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In today’s business world, many enterprises use global suppliers and outsourcing as a business strategy in order to sustain market competitiveness and maintain profit margin in their markets.
Using global suppliers means that companies have a chance to obtain a vital tool, not only for balancing low-cost sourcing but also for satisfying their own quality requirements with many supplier options. However, when the goal is to produce revenue, there are several obvious and hidden costs to keep in mind. Those costs are associated with making and delivering products. In supply chain literature, the sum of all of these obvious and hidden costs is called landed cost.
I want to thank Amber Road publicly for the short video they made that explains what landed cost is in a simple way.
If you are dealing with import businesses or global sourcing, you should pay attention to the landed cost. The nature of your work is getting things done in an efficient way. In other words, you are aiming to clear goods from customs at minimum cost and sell them at maximum gain.
Additionally, calculating the real cost of a product helps you improve your decision-making process on how to get the product to the end users or customers in an efficient way.
Knowing the true value of the landed cost means you would be able to understand your real expenditures per product, and thereby determine more competitive and realistic prices for your customers and end users in your market. This is why the landed cost is essential for your business and has a vital impact on your supply chain and decision-making process.
Landed cost is also a crucial factor for exporters. However surprising it is, it is true that exporters should also care about and understand the basics of the landed cost. For further information about this topic, you can check my previous article in Ashton College blog, Exporter’s Secret Weapon: Landed Cost.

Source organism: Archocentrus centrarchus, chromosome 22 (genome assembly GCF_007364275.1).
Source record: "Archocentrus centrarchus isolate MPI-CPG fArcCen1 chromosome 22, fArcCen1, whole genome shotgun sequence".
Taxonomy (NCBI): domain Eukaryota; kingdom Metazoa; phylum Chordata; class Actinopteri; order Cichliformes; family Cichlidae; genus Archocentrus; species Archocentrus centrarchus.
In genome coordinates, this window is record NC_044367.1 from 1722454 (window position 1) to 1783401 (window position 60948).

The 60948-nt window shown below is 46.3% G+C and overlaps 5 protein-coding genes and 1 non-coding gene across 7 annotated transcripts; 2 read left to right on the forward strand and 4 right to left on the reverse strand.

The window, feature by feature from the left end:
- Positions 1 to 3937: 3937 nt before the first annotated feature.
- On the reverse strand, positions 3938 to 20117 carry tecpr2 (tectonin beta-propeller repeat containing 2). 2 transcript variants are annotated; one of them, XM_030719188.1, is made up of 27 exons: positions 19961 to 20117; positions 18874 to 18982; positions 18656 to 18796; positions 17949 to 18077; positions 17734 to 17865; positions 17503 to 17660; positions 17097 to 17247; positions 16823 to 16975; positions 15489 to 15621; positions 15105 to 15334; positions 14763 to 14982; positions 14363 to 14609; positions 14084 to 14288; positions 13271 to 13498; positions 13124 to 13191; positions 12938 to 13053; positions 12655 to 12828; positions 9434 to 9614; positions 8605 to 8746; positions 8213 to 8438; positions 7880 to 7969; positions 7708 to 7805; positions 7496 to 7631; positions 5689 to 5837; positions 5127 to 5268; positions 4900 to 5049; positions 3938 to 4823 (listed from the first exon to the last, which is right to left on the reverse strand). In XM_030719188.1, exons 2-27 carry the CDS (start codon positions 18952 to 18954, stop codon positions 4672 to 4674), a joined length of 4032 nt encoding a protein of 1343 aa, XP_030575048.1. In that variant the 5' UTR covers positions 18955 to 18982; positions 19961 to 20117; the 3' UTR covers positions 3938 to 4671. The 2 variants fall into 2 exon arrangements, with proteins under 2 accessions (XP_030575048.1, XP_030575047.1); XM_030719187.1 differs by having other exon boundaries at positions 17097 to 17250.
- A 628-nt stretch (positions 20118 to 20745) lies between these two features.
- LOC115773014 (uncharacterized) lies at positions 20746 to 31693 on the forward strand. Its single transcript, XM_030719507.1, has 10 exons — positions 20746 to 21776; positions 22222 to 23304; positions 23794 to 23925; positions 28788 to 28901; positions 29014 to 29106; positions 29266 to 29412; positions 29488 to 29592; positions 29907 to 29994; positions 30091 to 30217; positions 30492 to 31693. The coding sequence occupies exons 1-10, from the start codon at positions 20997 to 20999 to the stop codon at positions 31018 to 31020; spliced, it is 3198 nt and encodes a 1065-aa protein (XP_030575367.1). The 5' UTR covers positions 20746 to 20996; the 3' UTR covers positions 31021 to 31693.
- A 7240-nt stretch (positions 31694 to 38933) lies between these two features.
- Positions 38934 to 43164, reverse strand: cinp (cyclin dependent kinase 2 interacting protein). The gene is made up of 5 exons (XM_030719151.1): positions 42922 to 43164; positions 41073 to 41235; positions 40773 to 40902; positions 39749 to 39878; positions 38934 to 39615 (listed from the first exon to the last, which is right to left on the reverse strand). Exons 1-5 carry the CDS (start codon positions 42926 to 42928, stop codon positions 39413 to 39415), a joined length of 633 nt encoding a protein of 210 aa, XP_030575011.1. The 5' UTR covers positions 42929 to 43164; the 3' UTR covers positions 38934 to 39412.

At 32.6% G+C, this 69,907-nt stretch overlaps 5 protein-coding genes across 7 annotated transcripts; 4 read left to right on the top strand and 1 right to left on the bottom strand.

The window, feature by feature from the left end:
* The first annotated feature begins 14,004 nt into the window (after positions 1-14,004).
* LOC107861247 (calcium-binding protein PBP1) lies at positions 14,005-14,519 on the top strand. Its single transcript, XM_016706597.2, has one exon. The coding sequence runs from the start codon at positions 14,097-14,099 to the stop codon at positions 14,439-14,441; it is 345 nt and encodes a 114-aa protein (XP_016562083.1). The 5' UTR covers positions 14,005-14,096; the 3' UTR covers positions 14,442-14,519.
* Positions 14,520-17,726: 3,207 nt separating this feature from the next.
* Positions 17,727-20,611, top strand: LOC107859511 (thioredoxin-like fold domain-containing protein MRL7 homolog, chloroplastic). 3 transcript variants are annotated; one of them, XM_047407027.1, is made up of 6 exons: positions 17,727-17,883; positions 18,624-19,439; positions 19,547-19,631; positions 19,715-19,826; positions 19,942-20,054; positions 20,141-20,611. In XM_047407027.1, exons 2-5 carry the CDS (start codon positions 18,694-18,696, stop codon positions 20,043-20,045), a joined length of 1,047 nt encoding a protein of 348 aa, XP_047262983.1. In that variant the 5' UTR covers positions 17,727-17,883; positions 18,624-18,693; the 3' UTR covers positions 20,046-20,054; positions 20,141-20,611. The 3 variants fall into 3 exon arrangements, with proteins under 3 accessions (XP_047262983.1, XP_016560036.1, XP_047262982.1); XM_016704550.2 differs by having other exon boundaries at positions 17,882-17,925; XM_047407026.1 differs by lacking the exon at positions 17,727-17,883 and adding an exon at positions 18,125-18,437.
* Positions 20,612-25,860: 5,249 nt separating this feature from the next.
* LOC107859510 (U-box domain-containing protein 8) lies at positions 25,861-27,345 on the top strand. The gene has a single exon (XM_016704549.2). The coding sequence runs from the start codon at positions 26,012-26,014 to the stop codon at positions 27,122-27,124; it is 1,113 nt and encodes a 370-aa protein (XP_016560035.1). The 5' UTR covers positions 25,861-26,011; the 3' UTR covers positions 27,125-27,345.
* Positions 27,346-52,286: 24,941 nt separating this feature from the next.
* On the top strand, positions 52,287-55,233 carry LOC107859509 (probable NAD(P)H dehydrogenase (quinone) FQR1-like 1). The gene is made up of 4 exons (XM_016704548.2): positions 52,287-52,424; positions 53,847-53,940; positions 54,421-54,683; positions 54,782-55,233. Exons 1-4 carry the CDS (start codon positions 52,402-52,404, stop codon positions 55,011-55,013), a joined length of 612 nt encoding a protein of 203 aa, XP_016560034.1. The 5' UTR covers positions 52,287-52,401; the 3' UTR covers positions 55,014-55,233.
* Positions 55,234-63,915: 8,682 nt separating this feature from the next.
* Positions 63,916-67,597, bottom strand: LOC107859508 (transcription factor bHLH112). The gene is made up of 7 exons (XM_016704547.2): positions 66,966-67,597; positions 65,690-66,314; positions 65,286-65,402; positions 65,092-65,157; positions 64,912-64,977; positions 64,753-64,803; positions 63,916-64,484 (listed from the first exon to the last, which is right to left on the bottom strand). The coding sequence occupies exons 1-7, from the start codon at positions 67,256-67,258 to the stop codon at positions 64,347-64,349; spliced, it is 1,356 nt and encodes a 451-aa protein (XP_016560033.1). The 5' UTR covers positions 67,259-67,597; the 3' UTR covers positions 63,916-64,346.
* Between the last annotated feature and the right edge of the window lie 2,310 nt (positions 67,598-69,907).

Although the factors to calculate the landed cost can vary depending on the industry, some of them are common for all industries. For that reason, companies should always keep an eye open for the changes in each of those factors and should obverse them closely.
The only way of finding the total cost of a product, or landed cost, is through understanding the obvious and hidden costs in the common factors listed below.
The terms that you discuss and agree on with your supplier have a huge impact on your landed cost calculation. Each party has to bear some costs based on the selected term, and each term has a different impact on your calculation of landed cost. For example, under EX Works (EXW) Term, all expenses for taking the goods from abroad to the delivery point (where they produce revenue) belong to the importer. However, under the Cost, Insurance and Freight (CIF) Term, expenses start from the destination port. Each term has a different impact on your calculation of landed cost.
Consequently, you should assess each term carefully on price quotation. The best course of action is getting a quotation from the most commonly used terms, such as EXW, CIF and Free on Board (FOB). Thereby, you should able to compare the cost for each term and have a chance to check with your service providers.